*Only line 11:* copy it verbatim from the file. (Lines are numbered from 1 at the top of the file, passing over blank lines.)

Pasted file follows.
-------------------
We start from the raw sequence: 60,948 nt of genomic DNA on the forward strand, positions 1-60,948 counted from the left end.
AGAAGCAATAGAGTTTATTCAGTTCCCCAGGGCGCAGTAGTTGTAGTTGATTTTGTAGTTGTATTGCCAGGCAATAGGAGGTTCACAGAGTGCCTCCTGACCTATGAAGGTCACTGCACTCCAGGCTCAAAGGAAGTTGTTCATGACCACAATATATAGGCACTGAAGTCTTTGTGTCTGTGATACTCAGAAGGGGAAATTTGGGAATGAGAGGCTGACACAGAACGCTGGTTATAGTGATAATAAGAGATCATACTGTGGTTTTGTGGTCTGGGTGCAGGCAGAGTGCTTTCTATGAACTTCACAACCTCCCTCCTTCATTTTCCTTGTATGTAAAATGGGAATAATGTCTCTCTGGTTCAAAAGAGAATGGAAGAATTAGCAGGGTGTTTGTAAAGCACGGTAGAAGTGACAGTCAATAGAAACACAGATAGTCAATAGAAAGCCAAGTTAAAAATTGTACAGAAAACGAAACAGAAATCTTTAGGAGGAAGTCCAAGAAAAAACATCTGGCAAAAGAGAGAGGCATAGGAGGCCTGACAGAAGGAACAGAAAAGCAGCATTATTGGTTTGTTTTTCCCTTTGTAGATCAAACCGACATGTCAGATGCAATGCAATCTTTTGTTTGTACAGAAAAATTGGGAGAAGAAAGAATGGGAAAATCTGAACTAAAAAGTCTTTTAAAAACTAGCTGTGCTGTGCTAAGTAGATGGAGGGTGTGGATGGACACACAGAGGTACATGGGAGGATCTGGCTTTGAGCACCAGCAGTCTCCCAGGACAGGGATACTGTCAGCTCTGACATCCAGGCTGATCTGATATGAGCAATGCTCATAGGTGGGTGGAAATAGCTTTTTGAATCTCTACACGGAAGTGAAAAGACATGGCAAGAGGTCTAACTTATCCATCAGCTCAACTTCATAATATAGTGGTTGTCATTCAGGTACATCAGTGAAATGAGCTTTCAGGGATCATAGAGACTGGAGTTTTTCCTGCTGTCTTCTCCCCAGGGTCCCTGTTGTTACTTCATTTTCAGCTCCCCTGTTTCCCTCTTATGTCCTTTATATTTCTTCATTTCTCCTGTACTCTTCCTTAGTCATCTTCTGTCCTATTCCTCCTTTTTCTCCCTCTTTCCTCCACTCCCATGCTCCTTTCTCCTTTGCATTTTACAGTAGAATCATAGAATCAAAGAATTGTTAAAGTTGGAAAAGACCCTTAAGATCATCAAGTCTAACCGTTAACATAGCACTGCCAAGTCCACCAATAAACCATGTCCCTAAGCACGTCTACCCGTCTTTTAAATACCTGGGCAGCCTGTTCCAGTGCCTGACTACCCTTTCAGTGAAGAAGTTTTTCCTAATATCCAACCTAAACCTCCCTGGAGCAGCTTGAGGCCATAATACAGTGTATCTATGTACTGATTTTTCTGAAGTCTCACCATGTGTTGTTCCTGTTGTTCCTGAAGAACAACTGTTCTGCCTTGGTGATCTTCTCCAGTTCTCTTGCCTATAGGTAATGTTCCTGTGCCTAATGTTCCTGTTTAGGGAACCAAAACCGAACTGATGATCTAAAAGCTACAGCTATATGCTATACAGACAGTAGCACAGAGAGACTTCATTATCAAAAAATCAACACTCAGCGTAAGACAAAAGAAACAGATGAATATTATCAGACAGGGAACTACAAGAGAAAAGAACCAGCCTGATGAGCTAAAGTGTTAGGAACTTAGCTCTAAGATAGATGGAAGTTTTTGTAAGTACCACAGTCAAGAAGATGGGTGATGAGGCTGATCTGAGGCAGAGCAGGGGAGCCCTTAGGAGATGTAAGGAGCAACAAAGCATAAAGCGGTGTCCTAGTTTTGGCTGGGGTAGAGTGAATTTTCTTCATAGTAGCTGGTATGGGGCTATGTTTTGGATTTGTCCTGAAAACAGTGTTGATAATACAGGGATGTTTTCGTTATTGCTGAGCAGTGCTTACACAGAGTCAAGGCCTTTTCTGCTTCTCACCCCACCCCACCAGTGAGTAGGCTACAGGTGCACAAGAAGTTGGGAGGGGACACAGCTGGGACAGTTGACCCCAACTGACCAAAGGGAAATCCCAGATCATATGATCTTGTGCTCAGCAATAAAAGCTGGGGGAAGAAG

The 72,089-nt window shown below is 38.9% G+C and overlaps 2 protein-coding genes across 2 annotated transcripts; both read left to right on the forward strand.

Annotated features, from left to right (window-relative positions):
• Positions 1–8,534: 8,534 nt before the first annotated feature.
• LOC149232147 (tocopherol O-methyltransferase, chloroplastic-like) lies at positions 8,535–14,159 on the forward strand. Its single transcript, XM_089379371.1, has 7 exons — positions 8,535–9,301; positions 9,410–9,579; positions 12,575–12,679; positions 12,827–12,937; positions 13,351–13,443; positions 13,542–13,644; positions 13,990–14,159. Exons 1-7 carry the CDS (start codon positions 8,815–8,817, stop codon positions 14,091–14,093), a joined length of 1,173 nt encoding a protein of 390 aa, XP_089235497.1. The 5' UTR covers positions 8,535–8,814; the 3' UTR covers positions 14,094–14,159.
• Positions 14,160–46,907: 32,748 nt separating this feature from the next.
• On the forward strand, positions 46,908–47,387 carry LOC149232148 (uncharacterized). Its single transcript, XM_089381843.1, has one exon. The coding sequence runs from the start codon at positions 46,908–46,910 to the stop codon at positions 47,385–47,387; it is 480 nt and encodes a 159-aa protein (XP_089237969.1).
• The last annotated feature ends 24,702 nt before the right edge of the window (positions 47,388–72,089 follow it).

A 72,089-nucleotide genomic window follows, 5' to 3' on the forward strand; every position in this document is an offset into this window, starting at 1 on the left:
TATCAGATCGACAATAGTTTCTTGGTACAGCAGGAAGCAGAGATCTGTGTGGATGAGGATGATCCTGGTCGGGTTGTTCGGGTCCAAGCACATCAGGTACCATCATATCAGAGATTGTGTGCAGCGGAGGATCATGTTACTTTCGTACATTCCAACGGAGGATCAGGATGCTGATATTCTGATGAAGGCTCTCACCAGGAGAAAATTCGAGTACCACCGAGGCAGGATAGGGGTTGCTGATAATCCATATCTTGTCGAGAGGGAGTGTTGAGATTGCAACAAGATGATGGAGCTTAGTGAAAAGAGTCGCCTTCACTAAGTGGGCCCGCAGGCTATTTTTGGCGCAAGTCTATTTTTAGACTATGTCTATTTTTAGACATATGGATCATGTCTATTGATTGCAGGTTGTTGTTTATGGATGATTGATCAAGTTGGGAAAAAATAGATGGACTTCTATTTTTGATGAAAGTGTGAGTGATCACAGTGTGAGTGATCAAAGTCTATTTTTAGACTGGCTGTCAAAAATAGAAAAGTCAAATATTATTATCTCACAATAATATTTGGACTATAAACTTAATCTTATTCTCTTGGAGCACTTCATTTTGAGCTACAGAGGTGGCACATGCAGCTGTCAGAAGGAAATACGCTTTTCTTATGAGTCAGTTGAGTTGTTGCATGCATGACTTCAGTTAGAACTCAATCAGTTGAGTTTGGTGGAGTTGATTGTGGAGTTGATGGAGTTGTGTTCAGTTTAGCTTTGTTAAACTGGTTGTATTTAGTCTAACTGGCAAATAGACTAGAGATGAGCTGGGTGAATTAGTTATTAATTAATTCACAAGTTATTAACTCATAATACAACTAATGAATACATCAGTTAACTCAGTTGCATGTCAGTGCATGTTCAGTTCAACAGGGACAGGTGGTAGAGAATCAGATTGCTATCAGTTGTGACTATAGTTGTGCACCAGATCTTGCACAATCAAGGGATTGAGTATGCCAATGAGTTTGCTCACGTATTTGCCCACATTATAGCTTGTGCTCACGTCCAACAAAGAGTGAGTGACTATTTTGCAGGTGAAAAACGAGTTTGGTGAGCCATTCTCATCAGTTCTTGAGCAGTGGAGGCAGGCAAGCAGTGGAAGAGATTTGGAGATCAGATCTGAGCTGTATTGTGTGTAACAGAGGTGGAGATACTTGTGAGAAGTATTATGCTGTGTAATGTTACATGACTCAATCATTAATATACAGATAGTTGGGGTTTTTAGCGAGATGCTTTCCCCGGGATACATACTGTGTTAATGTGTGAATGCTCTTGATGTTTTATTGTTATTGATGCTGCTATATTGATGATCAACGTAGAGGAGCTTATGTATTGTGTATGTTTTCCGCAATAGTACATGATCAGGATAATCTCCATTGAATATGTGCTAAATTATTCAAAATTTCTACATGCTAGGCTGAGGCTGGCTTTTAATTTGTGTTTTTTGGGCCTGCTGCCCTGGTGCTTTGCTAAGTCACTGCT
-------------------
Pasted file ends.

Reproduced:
TATCAGATCGACAATAGTTTCTTGGTACAGCAGGAAGCAGAGATCTGTGTGGATGAGGATGATCCTGGTCGGGTTGTTCGGGTCCAAGCACATCAGGTACCATCATATCAGAGATTGTGTGCAGCGGAGGATCATGTTACTTTCGTACATTCCAACGGAGGATCAGGATGCTGATATTCTGATGAAGGCTCTCACCAGGAGAAAATTCGAGTACCACCGAGGCAGGATAGGGGTTGCTGATAATCCATATCTTGTCGAGAGGGAGTGTTGAGATTGCAACAAGATGATGGAGCTTAGTGAAAAGAGTCGCCTTCACTAAGTGGGCCCGCAGGCTATTTTTGGCGCAAGTCTATTTTTAGACTATGTCTATTTTTAGACATATGGATCATGTCTATTGATTGCAGGTTGTTGTTTATGGATGATTGATCAAGTTGGGAAAAAATAGATGGACTTCTATTTTTGATGAAAGTGTGAGTGATCACAGTGTGAGTGATCAAAGTCTATTTTTAGACTGGCTGTCAAAAATAGAAAAGTCAAATATTATTATCTCACAATAATATTTGGACTATAAACTTAATCTTATTCTCTTGGAGCACTTCATTTTGAGCTACAGAGGTGGCACATGCAGCTGTCAGAAGGAAATACGCTTTTCTTATGAGTCAGTTGAGTTGTTGCATGCATGACTTCAGTTAGAACTCAATCAGTTGAGTTTGGTGGAGTTGATTGTGGAGTTGATGGAGTTGTGTTCAGTTTAGCTTTGTTAAACTGGTTGTATTTAGTCTAACTGGCAAATAGACTAGAGATGAGCTGGGTGAATTAGTTATTAATTAATTCACAAGTTATTAACTCATAATACAACTAATGAATACATCAGTTAACTCAGTTGCATGTCAGTGCATGTTCAGTTCAACAGGGACAGGTGGTAGAGAATCAGATTGCTATCAGTTGTGACTATAGTTGTGCACCAGATCTTGCACAATCAAGGGATTGAGTATGCCAATGAGTTTGCTCACGTATTTGCCCACATTATAGCTTGTGCTCACGTCCAACAAAGAGTGAGTGACTATTTTGCAGGTGAAAAACGAGTTTGGTGAGCCATTCTCATCAGTTCTTGAGCAGTGGAGGCAGGCAAGCAGTGGAAGAGATTTGGAGATCAGATCTGAGCTGTATTGTGTGTAACAGAGGTGGAGATACTTGTGAGAAGTATTATGCTGTGTAATGTTACATGACTCAATCATTAATATACAGATAGTTGGGGTTTTTAGCGAGATGCTTTCCCCGGGATACATACTGTGTTAATGTGTGAATGCTCTTGATGTTTTATTGTTATTGATGCTGCTATATTGATGATCAACGTAGAGGAGCTTATGTATTGTGTATGTTTTCCGCAATAGTACATGATCAGGATAATCTCCATTGAATATGTGCTAAATTATTCAAAATTTCTACATGCTAGGCTGAGGCTGGCTTTTAATTTGTGTTTTTTGGGCCTGCTGCCCTGGTGCTTTGCTAAGTCACTGCT